The author reserves a large measure of his venom for stakeholder capitalism—an approach to corporate management that seeks to share a company’s gains among all its stakeholders. Which means that shareholders are considered merely one of several groups to benefit—contrary to the prevailing mode in business which revolves around shareholder primacy. Goodman rails against the declaration on August 19, 2019, by the Business Roundtable redefining the “purpose of a corporation.” Overturning its 22-year-old policy that held maximizing shareholder return as a company’s highest purpose, they asserted that “companies should serve not only their shareholders, but also deliver value to their customers, invest in employees, deal fairly with suppliers and support the communities in which they operate.” All five billionaires Goodman singles out signed this declaration.
As Goodman points out with undisguised animus, “you could call hotel maids ‘stakeholders’ or ‘highly valued associates’ or whatever you pleased, but when the bottom line was under attack, they became costs to be ruthlessly eliminated.” He goes on to note that “hardly any of the signatories to the Business Roundtable’s statement gained approval from their governing boards for committing to stakeholder capitalism. That fact alone laid bare that the document was really a ploy.” Without question, Goodman’s on solid ground to challenge the hypocrisy of most of the giant corporations that constitute the Global Roundtable. The signatories to the statement include such predatory employers as Amazon and Walmart. For them, a commitment to stakeholder capitalism is a species of greenwashing. But he’s dead wrong to reject stakeholder capitalism as practiced by Salesforce, whose Mark Benioff also signed the declaration—and by many thousands of other, smaller corporations.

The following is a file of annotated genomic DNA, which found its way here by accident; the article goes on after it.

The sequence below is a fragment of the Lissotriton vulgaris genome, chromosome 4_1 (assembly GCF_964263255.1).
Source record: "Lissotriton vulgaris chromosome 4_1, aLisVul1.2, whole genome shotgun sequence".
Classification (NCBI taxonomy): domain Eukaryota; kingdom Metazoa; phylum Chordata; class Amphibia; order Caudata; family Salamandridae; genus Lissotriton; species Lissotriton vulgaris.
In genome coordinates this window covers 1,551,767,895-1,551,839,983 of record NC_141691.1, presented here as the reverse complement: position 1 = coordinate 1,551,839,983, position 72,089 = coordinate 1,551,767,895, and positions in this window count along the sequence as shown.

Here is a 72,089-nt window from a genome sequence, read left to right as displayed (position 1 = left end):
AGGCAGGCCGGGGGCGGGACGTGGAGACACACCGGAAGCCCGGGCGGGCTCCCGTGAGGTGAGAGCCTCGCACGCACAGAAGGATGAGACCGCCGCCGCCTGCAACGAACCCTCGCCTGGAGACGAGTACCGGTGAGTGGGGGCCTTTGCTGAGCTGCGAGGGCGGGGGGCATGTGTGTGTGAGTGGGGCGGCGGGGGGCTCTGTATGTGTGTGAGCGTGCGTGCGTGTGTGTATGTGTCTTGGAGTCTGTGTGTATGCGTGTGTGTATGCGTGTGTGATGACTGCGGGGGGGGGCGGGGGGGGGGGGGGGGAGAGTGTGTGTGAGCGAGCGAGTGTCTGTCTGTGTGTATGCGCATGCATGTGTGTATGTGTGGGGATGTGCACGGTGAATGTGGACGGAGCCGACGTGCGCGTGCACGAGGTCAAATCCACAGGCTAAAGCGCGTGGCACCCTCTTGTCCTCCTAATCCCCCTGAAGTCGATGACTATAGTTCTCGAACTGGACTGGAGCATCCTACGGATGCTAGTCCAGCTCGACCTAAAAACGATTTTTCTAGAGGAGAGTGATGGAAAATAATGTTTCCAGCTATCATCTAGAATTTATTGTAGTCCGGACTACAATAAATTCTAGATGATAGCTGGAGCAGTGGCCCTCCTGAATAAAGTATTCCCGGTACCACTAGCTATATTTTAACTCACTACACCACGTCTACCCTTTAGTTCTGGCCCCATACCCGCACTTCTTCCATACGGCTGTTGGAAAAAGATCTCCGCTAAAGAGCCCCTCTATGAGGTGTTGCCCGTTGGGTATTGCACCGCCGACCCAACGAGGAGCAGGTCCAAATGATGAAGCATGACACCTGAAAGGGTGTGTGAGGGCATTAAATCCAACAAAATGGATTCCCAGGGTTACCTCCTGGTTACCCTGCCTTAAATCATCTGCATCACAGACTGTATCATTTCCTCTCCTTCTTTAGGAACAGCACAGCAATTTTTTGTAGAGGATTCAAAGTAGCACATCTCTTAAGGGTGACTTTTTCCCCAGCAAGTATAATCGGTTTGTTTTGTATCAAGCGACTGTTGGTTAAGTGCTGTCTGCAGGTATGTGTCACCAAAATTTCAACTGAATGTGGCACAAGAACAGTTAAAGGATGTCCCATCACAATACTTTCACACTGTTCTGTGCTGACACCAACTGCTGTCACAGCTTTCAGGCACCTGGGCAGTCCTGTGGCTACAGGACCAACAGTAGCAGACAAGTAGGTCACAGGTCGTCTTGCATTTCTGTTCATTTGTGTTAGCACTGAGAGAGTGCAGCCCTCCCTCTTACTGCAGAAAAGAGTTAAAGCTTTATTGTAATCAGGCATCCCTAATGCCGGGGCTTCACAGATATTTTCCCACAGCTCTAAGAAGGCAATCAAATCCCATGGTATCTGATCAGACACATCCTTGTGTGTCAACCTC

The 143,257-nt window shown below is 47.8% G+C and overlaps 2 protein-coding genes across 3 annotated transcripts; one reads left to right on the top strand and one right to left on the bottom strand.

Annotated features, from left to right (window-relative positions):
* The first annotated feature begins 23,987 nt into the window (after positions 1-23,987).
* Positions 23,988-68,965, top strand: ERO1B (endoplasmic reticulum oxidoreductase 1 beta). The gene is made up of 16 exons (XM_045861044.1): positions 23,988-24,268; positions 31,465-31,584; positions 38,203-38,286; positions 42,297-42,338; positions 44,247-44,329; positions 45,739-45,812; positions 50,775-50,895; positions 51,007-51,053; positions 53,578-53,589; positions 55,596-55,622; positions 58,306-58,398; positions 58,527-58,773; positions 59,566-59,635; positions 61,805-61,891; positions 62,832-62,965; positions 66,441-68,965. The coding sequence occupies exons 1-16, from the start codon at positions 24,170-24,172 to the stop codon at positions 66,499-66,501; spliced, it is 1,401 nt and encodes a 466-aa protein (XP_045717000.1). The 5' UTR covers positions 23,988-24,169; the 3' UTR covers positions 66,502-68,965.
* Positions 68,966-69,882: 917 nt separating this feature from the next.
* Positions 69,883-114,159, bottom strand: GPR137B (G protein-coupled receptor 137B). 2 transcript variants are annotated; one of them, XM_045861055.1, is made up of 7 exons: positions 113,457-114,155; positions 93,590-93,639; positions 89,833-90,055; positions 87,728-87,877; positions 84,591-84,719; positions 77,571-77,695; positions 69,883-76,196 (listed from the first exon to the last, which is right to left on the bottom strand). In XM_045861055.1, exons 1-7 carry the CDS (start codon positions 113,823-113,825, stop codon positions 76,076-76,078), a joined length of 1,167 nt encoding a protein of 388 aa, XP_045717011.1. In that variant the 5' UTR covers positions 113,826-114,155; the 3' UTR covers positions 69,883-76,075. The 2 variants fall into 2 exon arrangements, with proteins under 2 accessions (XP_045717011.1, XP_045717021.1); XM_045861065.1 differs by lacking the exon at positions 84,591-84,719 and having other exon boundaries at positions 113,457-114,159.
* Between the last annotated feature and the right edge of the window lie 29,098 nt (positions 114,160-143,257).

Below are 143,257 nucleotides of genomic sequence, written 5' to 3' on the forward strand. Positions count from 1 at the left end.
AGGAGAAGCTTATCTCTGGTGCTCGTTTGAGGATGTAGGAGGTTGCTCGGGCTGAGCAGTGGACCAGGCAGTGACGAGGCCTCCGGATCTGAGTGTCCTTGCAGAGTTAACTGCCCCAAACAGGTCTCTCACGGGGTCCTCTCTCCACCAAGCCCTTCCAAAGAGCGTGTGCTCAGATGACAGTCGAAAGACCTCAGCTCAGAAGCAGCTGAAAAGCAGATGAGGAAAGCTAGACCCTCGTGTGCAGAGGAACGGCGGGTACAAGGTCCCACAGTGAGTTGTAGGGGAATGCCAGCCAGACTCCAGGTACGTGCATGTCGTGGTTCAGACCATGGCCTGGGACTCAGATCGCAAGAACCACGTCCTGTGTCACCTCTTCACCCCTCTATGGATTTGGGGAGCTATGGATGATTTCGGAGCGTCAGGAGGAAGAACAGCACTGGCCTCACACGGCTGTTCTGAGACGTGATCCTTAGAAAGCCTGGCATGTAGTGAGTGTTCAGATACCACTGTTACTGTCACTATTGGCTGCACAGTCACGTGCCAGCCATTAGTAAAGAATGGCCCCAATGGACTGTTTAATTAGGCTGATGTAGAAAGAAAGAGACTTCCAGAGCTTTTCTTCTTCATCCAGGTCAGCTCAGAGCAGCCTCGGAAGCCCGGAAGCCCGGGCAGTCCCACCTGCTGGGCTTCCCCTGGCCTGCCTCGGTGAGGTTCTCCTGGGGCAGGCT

A personal perspective
Stakeholder capitalism represents a huge step beyond the ruthless corporate practices that have driven a wedge between rich and poor in our society and made life more challenging for us all. Goodman describes those practices in gleeful detail in the pages of Davos Man. He is either unaware, or simply chooses to ignore, how companies large and small have rejected shareholder primacy. I’ve been involved in the movement for socially responsible business since 1990 and know a great deal about this subject. To learn how thousands of companies around the world—including my own firm, Mal Warwick Donordigital—are undertaking earnest efforts to implement stakeholder capitalism, check out the growing number of B Corps you can find here. And to see how the principles we’ve elaborated are now becoming embedded in corporate law, take a look at the 21st century innovation called the benefit corporation.
About the author
Peter S. Goodman is the European economics correspondent for the New York Times. Previously, he worked for the Washington Post and the Huffington Post and served as editor of the International Business Times. He is a graduate of Reed College. Davos Man is his second book.